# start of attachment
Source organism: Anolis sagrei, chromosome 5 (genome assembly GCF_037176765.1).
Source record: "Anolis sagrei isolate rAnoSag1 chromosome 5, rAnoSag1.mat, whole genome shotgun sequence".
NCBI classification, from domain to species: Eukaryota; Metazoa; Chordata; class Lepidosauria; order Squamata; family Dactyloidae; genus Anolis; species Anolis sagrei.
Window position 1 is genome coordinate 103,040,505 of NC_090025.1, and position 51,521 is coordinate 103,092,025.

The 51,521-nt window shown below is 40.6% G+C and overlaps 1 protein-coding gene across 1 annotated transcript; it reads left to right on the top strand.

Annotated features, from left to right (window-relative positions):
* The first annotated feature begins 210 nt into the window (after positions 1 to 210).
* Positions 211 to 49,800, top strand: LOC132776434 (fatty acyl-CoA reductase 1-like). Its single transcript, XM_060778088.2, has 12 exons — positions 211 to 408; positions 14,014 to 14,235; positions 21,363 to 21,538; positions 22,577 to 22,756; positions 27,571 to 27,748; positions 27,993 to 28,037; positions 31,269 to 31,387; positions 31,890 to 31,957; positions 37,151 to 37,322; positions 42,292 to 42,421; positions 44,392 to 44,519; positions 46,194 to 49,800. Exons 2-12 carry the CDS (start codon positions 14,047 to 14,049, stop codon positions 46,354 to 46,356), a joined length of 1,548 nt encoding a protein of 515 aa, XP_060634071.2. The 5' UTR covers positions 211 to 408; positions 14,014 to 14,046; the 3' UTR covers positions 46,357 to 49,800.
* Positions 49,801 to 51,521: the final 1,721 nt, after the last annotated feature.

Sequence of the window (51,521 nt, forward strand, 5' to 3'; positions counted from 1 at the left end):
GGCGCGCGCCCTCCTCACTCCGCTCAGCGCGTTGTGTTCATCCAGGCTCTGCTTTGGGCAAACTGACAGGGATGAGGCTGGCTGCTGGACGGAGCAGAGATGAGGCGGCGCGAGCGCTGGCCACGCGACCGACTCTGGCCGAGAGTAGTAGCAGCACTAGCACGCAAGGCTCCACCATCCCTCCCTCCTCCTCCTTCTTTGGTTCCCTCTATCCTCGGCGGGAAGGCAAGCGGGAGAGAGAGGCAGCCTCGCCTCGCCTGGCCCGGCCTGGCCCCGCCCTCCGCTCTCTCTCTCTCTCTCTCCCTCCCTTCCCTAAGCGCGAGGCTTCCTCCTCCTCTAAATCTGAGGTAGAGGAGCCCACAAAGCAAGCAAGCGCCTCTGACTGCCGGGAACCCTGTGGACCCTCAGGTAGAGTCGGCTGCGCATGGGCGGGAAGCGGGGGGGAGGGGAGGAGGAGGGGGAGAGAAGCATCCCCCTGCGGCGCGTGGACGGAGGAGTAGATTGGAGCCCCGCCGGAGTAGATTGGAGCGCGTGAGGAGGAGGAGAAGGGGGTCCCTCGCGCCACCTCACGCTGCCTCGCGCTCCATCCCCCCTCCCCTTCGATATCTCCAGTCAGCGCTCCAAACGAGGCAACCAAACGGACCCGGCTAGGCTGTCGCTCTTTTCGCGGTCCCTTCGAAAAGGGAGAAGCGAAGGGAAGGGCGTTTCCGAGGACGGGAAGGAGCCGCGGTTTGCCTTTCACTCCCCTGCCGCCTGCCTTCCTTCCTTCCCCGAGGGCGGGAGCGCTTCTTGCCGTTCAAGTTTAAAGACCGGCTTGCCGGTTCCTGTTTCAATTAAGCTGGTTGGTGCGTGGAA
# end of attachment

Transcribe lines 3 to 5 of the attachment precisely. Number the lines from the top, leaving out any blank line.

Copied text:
NCBI classification, from domain to species: Eukaryota; Metazoa; Chordata; class Lepidosauria; order Squamata; family Dactyloidae; genus Anolis; species Anolis sagrei.
Window position 1 is genome coordinate 103,040,505 of NC_090025.1, and position 51,521 is coordinate 103,092,025.

The 51,521-nt window shown below is 40.6% G+C and overlaps 1 protein-coding gene across 1 annotated transcript; it reads left to right on the top strand.